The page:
Best Camping Knife for Batoning & Splitting Wood

What is Batoning Wood?

Batoning wood is the act of chopping or splitting wood.

You basically grab the piece of log or wood you want to chop and smack your knife with a mallet, log, etc on top of the wood you want to split.

If you don’t have an axe, it’s an easy and efficient way to prepare firewood without wasting too much time.

Why Get a Camping Knife for Chopping Wood

An axe is heavier, takes more space, and even using it requires some level of skill and strength. A batoning knife however can be easier to use and for some people, a faster method of chopping wood.

With a camping knife, you are getting a greater value, as you not only can use the knife to chop or split wood but to cut rope, meat, for cooking purposes, etc. It’s a much better choice when you are going camping.

Full Tang & Fixed Blade is Better Than Folding

While a folding knife is cheaper and may have better functionality for multi-purpose and portability reasons, the blade is too small and has a high risk of snapping along the neck which can result in serious injury.

Seriously… go for a full tang fixed blade if you want to baton wood. A folding knife is most likely going to break or chip. Bolts, screws, and other pieces can go flying off, especially if it’s a lesser-quality folding knife. Even high-quality folding knives will take a beating and you are severely reducing the durability, functionality, and lifespan of your EDC camping knife.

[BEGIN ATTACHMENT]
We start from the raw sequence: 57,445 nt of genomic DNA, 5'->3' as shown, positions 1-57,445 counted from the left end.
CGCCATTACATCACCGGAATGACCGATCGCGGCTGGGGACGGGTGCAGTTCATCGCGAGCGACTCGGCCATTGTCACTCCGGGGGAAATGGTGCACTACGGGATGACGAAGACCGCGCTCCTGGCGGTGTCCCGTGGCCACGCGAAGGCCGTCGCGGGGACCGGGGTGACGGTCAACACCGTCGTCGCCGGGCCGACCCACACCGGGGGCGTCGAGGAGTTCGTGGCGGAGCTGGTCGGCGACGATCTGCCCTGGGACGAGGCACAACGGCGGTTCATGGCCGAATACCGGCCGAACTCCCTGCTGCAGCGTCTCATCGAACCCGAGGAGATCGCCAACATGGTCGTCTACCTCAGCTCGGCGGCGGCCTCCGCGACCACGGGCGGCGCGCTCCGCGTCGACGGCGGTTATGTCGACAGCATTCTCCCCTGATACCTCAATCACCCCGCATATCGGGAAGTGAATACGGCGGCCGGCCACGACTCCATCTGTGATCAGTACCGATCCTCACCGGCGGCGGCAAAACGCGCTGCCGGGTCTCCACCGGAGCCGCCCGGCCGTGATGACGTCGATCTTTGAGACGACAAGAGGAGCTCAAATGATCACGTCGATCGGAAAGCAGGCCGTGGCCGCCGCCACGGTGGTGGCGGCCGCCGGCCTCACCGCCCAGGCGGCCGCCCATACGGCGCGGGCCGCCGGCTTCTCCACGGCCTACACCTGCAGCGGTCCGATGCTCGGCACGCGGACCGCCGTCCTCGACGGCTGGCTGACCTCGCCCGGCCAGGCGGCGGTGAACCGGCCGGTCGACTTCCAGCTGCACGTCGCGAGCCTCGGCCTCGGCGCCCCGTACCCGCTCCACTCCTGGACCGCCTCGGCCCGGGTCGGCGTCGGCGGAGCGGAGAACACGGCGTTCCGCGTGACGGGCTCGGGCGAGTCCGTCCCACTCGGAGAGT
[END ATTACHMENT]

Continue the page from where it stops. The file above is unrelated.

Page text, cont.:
How Big Should The Blade Be?

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The blade (not including the handle) should be at least 7 inches. Small logs or firewood are generally ~5 inches in diameter, so your blade needs to be long enough to extend a few inches more than the diameter of the wood.

The longer the blade, the easier it will be to split the wood or log as longer knives have the benefit of using leverage and can act as a lever for splitting.

Make sure to pay attention to the thickness of the knife as well. You don’t want it to be too thick because you will need to exert more force for your knife to dig into the wood, but you don’t want it to be too thin, as you can chip or break your batoning knife.

1/8 inch thickness is decent. The material should be steel that doesn’t bend easily.

Choosing The Right Handle

You want the handle to not only feel comfortable, but it has to have a good grip for you to hold on to. Rubber with a rugged texture is a good choice. It can also be metal with a rugged texture. Anything that is sturdy to hold onto really.

Wood, Ivory, or smooth surfaced handles are not advised as they are more likely to slip especially when wet, which can lead to accidents or injuries.